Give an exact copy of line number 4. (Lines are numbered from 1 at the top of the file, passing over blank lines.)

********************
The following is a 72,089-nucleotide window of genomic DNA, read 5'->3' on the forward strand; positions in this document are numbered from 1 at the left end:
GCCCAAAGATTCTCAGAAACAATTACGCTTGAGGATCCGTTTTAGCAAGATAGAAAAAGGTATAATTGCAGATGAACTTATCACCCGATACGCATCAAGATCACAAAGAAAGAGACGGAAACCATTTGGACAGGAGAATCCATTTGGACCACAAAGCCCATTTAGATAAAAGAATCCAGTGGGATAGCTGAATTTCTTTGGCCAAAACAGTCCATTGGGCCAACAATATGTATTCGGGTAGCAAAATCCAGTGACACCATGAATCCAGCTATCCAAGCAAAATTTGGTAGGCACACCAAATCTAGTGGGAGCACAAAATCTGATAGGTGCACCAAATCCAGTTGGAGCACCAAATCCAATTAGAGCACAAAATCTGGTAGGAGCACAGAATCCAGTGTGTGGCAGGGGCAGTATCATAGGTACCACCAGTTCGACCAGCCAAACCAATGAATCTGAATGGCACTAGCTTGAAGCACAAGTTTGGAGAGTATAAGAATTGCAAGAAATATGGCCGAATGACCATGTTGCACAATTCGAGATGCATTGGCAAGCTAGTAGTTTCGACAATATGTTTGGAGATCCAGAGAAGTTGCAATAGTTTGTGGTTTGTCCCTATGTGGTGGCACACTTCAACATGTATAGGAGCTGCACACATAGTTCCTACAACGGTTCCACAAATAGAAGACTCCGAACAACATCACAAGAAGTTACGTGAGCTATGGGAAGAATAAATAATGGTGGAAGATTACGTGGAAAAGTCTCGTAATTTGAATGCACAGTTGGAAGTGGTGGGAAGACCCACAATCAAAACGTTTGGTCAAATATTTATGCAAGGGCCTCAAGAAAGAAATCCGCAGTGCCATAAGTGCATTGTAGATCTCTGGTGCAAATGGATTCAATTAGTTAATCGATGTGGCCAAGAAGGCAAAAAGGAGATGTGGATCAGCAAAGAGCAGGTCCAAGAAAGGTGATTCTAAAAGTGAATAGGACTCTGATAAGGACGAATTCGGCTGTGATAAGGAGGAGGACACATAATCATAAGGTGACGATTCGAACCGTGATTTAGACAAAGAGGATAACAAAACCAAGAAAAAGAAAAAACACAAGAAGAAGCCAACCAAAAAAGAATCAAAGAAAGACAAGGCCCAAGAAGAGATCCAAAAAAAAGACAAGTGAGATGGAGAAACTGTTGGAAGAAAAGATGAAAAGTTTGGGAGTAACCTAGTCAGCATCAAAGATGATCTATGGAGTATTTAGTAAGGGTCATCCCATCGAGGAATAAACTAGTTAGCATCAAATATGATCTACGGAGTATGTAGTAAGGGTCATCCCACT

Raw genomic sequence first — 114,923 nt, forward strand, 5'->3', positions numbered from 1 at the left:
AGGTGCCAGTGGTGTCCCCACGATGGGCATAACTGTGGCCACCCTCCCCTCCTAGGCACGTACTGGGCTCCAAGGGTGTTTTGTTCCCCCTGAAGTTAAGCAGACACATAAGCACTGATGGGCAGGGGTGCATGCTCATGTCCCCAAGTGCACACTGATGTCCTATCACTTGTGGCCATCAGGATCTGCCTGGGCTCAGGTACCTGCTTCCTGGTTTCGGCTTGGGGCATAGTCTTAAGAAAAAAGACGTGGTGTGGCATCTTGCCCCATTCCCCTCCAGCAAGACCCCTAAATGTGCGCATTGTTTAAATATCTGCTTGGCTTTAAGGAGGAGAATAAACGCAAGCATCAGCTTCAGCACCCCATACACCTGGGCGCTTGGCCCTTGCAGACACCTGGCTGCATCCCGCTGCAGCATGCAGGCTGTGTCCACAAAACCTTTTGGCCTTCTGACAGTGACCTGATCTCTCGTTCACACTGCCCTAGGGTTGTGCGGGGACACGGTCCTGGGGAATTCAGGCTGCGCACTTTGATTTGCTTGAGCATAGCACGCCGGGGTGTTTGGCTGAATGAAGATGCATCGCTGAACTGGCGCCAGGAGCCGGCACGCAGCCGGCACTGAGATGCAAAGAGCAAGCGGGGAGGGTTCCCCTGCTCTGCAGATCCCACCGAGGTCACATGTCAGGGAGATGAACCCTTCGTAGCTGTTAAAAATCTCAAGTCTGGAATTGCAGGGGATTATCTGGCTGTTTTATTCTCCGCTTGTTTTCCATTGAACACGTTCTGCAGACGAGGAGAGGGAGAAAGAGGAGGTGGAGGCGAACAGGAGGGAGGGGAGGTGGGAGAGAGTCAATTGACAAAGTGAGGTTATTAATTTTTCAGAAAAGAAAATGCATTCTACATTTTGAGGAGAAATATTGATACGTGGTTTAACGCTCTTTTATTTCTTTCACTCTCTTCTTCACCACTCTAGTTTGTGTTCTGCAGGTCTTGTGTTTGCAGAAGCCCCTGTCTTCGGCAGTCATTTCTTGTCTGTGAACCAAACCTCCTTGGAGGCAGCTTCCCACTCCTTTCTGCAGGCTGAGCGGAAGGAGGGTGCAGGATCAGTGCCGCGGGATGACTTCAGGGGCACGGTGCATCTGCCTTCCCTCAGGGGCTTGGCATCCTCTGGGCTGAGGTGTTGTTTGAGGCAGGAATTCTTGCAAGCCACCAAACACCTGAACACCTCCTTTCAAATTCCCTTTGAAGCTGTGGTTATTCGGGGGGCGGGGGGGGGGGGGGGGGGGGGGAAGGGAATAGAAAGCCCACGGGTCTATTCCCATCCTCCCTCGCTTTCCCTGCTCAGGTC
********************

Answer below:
AGGTGCCAGTGGTGTCCCCACGATGGGCATAACTGTGGCCACCCTCCCCTCCTAGGCACGTACTGGGCTCCAAGGGTGTTTTGTTCCCCCTGAAGTTAAGCAGACACATAAGCACTGATGGGCAGGGGTGCATGCTCATGTCCCCAAGTGCACACTGATGTCCTATCACTTGTGGCCATCAGGATCTGCCTGGGCTCAGGTACCTGCTTCCTGGTTTCGGCTTGGGGCATAGTCTTAAGAAAAAAGACGTGGTGTGGCATCTTGCCCCATTCCCCTCCAGCAAGACCCCTAAATGTGCGCATTGTTTAAATATCTGCTTGGCTTTAAGGAGGAGAATAAACGCAAGCATCAGCTTCAGCACCCCATACACCTGGGCGCTTGGCCCTTGCAGACACCTGGCTGCATCCCGCTGCAGCATGCAGGCTGTGTCCACAAAACCTTTTGGCCTTCTGACAGTGACCTGATCTCTCGTTCACACTGCCCTAGGGTTGTGCGGGGACACGGTCCTGGGGAATTCAGGCTGCGCACTTTGATTTGCTTGAGCATAGCACGCCGGGGTGTTTGGCTGAATGAAGATGCATCGCTGAACTGGCGCCAGGAGCCGGCACGCAGCCGGCACTGAGATGCAAAGAGCAAGCGGGGAGGGTTCCCCTGCTCTGCAGATCCCACCGAGGTCACATGTCAGGGAGATGAACCCTTCGTAGCTGTTAAAAATCTCAAGTCTGGAATTGCAGGGGATTATCTGGCTGTTTTATTCTCCGCTTGTTTTCCATTGAACACGTTCTGCAGACGAGGAGAGGGAGAAAGAGGAGGTGGAGGCGAACAGGAGGGAGGGGAGGTGGGAGAGAGTCAATTGACAAAGTGAGGTTATTAATTTTTCAGAAAAGAAAATGCATTCTACATTTTGAGGAGAAATATTGATACGTGGTTTAACGCTCTTTTATTTCTTTCACTCTCTTCTTCACCACTCTAGTTTGTGTTCTGCAGGTCTTGTGTTTGCAGAAGCCCCTGTCTTCGGCAGTCATTTCTTGTCTGTGAACCAAACCTCCTTGGAGGCAGCTTCCCACTCCTTTCTGCAGGCTGAGCGGAAGGAGGGTGCAGGATCAGTGCCGCGGGATGACTTCAGGGGCACGGTGCATCTGCCTTCCCTCAGGGGCTTGGCATCCTCTGGGCTGAGGTGTTGTTTGAGGCAGGAATTCTTGCAAGCCACCAAACACCTGAACACCTCCTTTCAAATTCCCTTTGAAGCTGTGGTTATTCGGGGGGCGGGGGGGGGGGGGGGGGGGGGGAAGGGAATAGAAAGCCCACGGGTCTATTCCCATCCTCCCTCGCTTTCCCTGCTCAGGTC